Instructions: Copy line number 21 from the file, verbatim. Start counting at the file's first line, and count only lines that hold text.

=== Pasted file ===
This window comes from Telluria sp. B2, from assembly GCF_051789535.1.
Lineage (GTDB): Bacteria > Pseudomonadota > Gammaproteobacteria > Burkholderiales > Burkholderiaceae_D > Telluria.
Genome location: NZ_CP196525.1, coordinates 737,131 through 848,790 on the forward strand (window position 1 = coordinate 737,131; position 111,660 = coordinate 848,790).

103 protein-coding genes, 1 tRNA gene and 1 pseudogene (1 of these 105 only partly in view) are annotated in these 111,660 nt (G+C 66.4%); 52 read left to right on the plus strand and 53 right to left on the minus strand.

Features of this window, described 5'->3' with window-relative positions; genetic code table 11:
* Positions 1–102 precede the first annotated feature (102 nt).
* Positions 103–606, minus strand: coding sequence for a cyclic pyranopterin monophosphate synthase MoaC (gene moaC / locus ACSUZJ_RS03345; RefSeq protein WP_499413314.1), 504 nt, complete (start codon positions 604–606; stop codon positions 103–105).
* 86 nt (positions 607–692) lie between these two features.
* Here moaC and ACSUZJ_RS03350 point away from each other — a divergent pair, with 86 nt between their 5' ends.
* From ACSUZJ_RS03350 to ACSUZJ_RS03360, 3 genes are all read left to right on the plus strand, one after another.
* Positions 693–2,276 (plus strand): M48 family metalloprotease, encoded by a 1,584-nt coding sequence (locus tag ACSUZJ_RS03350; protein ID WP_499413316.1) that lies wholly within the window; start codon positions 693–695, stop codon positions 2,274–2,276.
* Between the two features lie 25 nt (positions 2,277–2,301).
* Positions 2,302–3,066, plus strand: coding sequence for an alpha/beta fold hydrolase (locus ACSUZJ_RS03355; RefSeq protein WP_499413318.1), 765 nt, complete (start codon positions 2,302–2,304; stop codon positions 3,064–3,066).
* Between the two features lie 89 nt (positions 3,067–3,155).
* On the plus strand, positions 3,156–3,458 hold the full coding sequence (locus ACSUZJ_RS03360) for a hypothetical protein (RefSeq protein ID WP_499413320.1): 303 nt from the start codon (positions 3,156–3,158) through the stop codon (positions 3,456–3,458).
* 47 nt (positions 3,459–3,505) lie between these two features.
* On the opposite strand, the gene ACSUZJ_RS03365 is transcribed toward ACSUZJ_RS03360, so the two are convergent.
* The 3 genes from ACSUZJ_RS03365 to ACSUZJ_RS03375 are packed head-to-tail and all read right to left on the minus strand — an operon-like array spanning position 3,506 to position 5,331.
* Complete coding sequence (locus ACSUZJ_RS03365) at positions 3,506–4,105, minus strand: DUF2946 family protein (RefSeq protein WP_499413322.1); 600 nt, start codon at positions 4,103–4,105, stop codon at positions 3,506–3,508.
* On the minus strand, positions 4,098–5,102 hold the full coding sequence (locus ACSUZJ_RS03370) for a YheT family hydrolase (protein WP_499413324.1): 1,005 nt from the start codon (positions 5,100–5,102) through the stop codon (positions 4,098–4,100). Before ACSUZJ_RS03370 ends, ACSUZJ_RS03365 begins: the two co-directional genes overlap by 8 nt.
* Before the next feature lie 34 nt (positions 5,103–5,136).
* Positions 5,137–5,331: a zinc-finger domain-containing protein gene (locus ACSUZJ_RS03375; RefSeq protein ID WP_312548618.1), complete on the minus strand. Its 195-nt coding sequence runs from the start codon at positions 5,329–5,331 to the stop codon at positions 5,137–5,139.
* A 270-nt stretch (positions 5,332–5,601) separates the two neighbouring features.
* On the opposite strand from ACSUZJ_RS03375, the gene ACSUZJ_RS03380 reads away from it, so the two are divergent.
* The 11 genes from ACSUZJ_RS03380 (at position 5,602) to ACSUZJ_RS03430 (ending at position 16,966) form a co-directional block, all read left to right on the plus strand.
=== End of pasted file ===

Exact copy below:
* Before the next feature lie 34 nt (positions 5,103–5,136).